Apr 302011
 
First of all I want to thank Sparkfun, the competitors, and all the spectators for making the day so much fun.
Tobor after the 2011 AVC. The Xbee got ripped off in the mass start.
I had gone to Sparkfun a few times in the weeks before the 2011 AVC trying to get Tobor back into racing trim and I had zero luck each time. The weather was downright chilly every time I went to test and that just added to my misery. In fact, Tobor had only made it around the course twice before. Once on the morning of the 2010 AVC and once during the AVC with the 2010 winning time of 1:55. I also had big hopes of adding five Maxbotix sonar range finders, but they reported all sorts of nonsense readings while I was at Sparkfun. Even when I pointed the sensors into the sky, I got readings of about fifty inches. I never figure that one out. In addition, one of the sensors decided to start emitting magic smoke for no reason during a test. That one is going back to Maxbotix for some forensic analysis. Of course, the Maxbotix sensors always seemed to worked great at home.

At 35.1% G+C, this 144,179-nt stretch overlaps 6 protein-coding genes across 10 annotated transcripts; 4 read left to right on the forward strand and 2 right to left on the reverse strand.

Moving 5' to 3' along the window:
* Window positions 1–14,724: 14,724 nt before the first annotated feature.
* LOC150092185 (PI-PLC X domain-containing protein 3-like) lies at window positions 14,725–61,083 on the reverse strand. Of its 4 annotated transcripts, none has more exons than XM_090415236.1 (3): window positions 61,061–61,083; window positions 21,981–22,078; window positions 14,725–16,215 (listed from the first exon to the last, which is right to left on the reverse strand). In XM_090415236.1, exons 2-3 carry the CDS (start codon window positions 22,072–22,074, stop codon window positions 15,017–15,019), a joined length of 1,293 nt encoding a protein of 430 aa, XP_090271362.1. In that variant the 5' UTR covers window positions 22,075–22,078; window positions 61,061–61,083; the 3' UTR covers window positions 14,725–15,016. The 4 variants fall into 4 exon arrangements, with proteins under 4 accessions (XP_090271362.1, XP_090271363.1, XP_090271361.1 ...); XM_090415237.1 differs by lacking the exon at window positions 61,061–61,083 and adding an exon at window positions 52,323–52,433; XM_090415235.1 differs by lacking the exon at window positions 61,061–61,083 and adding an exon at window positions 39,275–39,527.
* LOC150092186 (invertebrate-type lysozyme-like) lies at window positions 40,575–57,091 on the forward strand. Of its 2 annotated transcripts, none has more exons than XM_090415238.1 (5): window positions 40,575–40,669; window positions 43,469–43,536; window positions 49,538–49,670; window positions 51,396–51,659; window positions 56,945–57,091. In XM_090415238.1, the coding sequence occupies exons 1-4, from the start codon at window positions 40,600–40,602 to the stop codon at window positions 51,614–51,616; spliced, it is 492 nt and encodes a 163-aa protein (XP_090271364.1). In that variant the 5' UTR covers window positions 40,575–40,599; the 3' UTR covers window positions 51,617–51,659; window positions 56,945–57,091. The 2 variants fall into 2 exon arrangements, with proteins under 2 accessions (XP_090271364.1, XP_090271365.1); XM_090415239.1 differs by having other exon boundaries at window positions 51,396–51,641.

The night before the AVC I was there with a few other competitors in the SFE parking lot, including team AutoCrusher, but I just could not get Tobor to successfully complete a lap. During my best attempt, I got around three sides only to veer into the curb just before turn four, but that’s when I notices that the green LED that indicates GPS lock went out. I also had some telemetry data from another run (Tobor logs run data onto a micro SD card as well as broadcasts the same data back to the laptop via a XBee) that indicated my GPS horizontal accuracy was rapidly increasing to several km! Clearly something was up with the GPS.